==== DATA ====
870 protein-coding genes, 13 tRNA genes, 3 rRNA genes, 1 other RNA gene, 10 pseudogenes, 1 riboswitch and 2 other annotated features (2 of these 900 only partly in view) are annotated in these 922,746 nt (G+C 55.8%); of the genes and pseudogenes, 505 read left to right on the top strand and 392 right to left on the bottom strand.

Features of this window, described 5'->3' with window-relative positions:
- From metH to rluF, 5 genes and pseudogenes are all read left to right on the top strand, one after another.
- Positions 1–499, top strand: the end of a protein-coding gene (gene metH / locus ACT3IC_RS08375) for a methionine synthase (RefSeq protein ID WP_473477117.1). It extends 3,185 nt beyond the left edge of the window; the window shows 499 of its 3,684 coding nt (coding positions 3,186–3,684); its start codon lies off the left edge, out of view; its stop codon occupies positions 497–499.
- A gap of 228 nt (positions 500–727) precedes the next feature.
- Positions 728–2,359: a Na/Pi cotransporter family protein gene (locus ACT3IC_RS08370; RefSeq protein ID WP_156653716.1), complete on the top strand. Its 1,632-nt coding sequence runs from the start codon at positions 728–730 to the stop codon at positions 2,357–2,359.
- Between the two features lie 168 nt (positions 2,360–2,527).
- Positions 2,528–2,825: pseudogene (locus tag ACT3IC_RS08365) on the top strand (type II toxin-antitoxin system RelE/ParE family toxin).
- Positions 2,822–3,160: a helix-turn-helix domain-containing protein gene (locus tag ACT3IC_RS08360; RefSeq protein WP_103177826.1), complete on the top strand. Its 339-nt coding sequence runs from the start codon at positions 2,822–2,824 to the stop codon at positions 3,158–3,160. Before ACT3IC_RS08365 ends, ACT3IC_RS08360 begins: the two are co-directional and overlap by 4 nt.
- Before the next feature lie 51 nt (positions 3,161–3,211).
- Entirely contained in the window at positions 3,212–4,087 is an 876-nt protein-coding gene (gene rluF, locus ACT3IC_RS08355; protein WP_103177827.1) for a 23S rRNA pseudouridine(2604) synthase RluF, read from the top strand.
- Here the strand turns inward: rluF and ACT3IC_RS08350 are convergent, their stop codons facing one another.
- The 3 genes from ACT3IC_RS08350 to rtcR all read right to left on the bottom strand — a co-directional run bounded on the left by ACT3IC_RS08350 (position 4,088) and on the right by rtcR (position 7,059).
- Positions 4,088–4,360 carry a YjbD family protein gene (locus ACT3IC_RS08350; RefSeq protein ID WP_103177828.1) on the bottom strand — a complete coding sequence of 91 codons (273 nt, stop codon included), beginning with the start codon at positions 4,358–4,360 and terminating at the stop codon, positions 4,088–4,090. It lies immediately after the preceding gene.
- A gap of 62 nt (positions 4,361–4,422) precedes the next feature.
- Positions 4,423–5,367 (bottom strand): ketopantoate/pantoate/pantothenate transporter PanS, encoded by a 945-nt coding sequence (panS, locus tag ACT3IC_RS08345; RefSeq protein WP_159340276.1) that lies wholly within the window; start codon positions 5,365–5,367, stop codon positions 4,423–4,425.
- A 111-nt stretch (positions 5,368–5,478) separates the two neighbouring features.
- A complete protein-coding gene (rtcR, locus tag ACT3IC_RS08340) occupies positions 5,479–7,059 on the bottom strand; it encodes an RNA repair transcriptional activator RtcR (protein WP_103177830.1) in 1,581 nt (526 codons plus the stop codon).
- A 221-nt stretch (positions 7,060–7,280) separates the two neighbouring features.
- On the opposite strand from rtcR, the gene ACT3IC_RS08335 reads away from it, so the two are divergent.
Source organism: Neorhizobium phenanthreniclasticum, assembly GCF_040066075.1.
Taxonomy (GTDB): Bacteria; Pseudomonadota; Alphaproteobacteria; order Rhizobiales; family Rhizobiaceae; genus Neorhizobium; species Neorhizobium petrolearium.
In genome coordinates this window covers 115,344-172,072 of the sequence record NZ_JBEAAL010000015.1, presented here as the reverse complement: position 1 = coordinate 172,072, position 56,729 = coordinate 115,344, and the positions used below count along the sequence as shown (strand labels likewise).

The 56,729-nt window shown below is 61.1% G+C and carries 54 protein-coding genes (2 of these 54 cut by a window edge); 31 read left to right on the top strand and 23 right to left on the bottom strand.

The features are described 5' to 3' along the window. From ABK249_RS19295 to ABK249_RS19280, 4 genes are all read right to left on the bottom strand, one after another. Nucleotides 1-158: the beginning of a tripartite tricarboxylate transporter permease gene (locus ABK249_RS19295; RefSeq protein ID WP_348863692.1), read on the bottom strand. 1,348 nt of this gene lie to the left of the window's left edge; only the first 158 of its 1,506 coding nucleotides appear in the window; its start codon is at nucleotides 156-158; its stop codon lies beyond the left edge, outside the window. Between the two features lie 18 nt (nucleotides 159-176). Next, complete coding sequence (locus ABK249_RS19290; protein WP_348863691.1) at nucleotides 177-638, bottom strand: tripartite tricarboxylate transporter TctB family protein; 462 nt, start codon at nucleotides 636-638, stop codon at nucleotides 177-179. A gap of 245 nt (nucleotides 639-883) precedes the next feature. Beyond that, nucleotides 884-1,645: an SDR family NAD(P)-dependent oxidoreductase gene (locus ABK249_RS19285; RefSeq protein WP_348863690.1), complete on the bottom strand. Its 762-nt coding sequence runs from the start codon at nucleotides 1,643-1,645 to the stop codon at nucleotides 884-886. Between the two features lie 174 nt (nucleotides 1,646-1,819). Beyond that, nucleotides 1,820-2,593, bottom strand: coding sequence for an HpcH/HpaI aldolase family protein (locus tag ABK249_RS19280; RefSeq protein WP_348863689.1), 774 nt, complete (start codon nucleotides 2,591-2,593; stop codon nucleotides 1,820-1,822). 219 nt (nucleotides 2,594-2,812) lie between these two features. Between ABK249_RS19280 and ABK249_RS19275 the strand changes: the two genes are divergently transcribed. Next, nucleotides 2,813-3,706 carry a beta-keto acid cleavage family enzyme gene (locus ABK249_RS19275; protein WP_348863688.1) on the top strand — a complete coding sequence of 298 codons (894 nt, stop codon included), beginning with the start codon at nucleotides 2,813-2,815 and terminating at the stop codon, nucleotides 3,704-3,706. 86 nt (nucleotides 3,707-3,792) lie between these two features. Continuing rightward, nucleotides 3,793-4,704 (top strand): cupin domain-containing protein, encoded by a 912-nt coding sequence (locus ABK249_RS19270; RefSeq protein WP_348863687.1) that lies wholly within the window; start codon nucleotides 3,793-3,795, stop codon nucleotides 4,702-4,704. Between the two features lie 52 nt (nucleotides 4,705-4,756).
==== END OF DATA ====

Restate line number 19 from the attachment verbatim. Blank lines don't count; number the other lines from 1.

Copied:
- A 221-nt stretch (positions 7,060–7,280) separates the two neighbouring features.